“What do you mean?” Father Gerrit asked, his head turning on his shoulder to look at the only person whom he could yet afford any trust to.
“The thing that attacked us.” Aelfric said his face paling, “The thing that killed me.”
“The thing that would have killed you.” Garret corrected.
Aelfric turned from the inquistor’s steel-like gaze. His more vibrant eyes looked ahead of the group and into the darkened gauntlet of frozen trees. A plum of silver air fell from his mouth as a he sighed. “I can’t help but be a little unsure about that.” Aelfric said. “The things you can do, and the way you are…”
“That is understandable,” The priest said with a nod. “The ways of the Host are not meant to be understood. They are beyond ourselves. We must look past such things.”
“That’s not exactly what I mean.” Aelfric relented. “But what was that woman?”
“She is a lich.”
“Is…” Aelfric asked.
“She is not dead even now. I must go back and finish her, once this errand is complete. I must find her heart.”
“I am pretty sure her heart was long dead.” Aelfric imagined. “She was like a zombie.”
“A lich is very much like a zombie, they are dead like zombie.” He told the boy, “But they were once wizards and witches who through the crafts of magic remove their hearts and souls from their bodies for eternal life.”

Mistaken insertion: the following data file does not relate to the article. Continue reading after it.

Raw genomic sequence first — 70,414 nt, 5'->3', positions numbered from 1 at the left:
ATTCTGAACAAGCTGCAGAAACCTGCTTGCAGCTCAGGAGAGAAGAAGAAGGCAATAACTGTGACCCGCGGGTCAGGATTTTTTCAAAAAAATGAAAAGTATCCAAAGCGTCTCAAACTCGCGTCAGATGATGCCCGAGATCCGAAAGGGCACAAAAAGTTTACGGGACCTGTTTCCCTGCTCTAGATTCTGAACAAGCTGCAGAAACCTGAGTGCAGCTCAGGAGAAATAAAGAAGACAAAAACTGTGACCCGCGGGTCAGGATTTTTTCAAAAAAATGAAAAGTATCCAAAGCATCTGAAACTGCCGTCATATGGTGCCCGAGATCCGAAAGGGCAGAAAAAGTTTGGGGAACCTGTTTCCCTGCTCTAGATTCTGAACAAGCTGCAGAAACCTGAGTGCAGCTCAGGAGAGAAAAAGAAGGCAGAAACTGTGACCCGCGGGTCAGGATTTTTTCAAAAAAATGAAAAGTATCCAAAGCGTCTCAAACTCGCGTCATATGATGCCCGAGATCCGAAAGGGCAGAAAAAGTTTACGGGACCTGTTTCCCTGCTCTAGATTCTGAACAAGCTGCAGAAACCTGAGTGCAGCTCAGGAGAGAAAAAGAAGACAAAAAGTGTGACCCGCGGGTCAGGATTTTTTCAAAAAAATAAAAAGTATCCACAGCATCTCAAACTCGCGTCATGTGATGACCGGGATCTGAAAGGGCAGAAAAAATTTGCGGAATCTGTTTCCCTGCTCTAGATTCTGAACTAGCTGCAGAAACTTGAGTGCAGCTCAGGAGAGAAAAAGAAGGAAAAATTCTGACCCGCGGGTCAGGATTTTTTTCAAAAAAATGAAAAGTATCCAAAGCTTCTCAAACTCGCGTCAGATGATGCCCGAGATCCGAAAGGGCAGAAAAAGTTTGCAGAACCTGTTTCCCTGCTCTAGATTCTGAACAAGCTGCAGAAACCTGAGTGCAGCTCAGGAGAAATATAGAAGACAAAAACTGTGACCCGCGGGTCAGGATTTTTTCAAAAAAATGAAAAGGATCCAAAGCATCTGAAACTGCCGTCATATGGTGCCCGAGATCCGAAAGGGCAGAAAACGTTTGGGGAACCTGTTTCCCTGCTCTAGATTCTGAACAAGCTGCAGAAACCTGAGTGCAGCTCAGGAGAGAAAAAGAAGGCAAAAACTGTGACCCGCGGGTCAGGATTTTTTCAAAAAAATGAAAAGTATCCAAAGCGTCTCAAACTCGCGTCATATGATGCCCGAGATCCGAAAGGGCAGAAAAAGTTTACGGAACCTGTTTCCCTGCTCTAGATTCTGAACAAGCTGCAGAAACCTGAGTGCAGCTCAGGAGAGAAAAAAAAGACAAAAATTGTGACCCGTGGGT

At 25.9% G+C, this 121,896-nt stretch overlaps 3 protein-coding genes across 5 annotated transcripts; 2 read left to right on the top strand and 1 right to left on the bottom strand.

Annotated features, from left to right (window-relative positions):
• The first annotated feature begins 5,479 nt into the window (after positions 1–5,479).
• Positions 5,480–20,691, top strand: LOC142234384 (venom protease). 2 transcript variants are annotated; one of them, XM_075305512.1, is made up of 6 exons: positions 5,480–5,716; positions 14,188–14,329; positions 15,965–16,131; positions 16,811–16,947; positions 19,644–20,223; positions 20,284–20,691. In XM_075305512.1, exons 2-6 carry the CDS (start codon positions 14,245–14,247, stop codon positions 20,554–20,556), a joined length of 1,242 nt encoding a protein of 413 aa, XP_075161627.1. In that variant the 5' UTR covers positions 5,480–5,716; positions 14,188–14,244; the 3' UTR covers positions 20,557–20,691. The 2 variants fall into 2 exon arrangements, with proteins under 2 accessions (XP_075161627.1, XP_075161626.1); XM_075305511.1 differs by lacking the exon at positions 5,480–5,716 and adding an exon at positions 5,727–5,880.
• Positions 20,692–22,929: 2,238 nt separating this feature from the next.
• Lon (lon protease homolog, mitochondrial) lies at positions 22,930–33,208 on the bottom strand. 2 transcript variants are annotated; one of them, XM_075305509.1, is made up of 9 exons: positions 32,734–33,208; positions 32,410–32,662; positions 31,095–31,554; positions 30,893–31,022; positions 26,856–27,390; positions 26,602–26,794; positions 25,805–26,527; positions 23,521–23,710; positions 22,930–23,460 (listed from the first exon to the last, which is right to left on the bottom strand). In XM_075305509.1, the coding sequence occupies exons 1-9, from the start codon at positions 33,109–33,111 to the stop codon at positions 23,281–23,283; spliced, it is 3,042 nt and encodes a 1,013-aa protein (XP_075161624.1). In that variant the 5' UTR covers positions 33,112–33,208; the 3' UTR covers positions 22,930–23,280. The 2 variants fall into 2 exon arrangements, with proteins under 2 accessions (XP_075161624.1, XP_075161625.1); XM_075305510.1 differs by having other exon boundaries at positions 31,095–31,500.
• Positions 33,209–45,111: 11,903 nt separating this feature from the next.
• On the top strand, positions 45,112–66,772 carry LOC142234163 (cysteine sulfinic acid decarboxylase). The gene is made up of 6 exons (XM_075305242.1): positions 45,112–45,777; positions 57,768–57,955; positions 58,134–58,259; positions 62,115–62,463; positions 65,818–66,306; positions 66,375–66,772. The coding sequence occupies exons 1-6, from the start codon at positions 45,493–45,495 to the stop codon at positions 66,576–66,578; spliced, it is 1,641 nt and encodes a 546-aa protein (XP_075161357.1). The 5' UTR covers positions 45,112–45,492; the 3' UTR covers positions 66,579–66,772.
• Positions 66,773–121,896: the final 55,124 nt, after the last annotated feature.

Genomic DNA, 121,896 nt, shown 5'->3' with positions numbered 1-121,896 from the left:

“where do they put them?” Aelfric asked his face showing his confusion.
“They store them in a object of their own making, generally they are known as phalactories. And it must be found and destroyed.”
“seems like a lot of work.” Aelfric admitted.
“It can be. But it is the duty of all good men.”
Aelfric wanted to say something else but the line came to a sudden stop. Bryant’s hand had again raised to his shoulder. A silence of death rained around them. The Half-elf noted that even the sounds of the forest had all but gone away. Was that what spooked the large man? Had some force hidden in the darkness gone quiet and were on the attack?
“This is where we part ways.” Bryant said. His voice carried through the quiet woods like an omen of death.
CONTINUE TO PART 9